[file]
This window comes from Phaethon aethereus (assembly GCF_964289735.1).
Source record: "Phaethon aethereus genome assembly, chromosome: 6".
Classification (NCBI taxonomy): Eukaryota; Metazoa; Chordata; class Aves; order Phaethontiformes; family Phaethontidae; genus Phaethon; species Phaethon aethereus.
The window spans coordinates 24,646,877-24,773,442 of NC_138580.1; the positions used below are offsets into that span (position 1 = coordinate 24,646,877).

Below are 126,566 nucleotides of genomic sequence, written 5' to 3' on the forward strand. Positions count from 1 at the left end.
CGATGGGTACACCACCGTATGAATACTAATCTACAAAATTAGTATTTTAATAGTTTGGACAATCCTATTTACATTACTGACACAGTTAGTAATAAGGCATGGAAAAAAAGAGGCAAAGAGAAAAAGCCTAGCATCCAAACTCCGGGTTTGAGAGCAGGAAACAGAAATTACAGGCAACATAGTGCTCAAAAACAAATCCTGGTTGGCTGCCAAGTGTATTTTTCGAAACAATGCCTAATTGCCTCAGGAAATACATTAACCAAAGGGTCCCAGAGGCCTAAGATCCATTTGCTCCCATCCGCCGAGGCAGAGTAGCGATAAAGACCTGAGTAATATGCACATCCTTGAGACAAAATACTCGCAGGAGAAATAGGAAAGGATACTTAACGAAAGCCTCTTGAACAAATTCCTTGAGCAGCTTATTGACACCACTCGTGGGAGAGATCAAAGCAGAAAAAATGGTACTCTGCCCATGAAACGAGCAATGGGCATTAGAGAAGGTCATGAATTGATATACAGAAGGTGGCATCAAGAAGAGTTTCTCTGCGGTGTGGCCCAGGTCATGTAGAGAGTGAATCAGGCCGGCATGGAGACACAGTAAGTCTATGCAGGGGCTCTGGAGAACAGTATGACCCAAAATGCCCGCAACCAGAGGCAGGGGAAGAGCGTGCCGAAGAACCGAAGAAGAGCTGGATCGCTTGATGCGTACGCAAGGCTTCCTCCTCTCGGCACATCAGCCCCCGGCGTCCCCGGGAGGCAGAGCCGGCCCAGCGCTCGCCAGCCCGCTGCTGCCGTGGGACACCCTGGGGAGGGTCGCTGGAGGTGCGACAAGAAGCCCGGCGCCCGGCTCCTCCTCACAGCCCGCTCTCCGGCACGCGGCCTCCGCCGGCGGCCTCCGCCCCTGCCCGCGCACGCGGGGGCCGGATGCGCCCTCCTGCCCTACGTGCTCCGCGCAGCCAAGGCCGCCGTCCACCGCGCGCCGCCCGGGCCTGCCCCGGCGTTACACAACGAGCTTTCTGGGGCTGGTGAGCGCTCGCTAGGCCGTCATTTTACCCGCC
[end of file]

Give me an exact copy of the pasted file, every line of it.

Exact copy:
This window comes from Phaethon aethereus (assembly GCF_964289735.1).
Source record: "Phaethon aethereus genome assembly, chromosome: 6".
Classification (NCBI taxonomy): Eukaryota; Metazoa; Chordata; class Aves; order Phaethontiformes; family Phaethontidae; genus Phaethon; species Phaethon aethereus.
The window spans coordinates 24,646,877-24,773,442 of NC_138580.1; the positions used below are offsets into that span (position 1 = coordinate 24,646,877).

Below are 126,566 nucleotides of genomic sequence, written 5' to 3' on the forward strand. Positions count from 1 at the left end.
CGATGGGTACACCACCGTATGAATACTAATCTACAAAATTAGTATTTTAATAGTTTGGACAATCCTATTTACATTACTGACACAGTTAGTAATAAGGCATGGAAAAAAAGAGGCAAAGAGAAAAAGCCTAGCATCCAAACTCCGGGTTTGAGAGCAGGAAACAGAAATTACAGGCAACATAGTGCTCAAAAACAAATCCTGGTTGGCTGCCAAGTGTATTTTTCGAAACAATGCCTAATTGCCTCAGGAAATACATTAACCAAAGGGTCCCAGAGGCCTAAGATCCATTTGCTCCCATCCGCCGAGGCAGAGTAGCGATAAAGACCTGAGTAATATGCACATCCTTGAGACAAAATACTCGCAGGAGAAATAGGAAAGGATACTTAACGAAAGCCTCTTGAACAAATTCCTTGAGCAGCTTATTGACACCACTCGTGGGAGAGATCAAAGCAGAAAAAATGGTACTCTGCCCATGAAACGAGCAATGGGCATTAGAGAAGGTCATGAATTGATATACAGAAGGTGGCATCAAGAAGAGTTTCTCTGCGGTGTGGCCCAGGTCATGTAGAGAGTGAATCAGGCCGGCATGGAGACACAGTAAGTCTATGCAGGGGCTCTGGAGAACAGTATGACCCAAAATGCCCGCAACCAGAGGCAGGGGAAGAGCGTGCCGAAGAACCGAAGAAGAGCTGGATCGCTTGATGCGTACGCAAGGCTTCCTCCTCTCGGCACATCAGCCCCCGGCGTCCCCGGGAGGCAGAGCCGGCCCAGCGCTCGCCAGCCCGCTGCTGCCGTGGGACACCCTGGGGAGGGTCGCTGGAGGTGCGACAAGAAGCCCGGCGCCCGGCTCCTCCTCACAGCCCGCTCTCCGGCACGCGGCCTCCGCCGGCGGCCTCCGCCCCTGCCCGCGCACGCGGGGGCCGGATGCGCCCTCCTGCCCTACGTGCTCCGCGCAGCCAAGGCCGCCGTCCACCGCGCGCCGCCCGGGCCTGCCCCGGCGTTACACAACGAGCTTTCTGGGGCTGGTGAGCGCTCGCTAGGCCGTCATTTTACCCGCC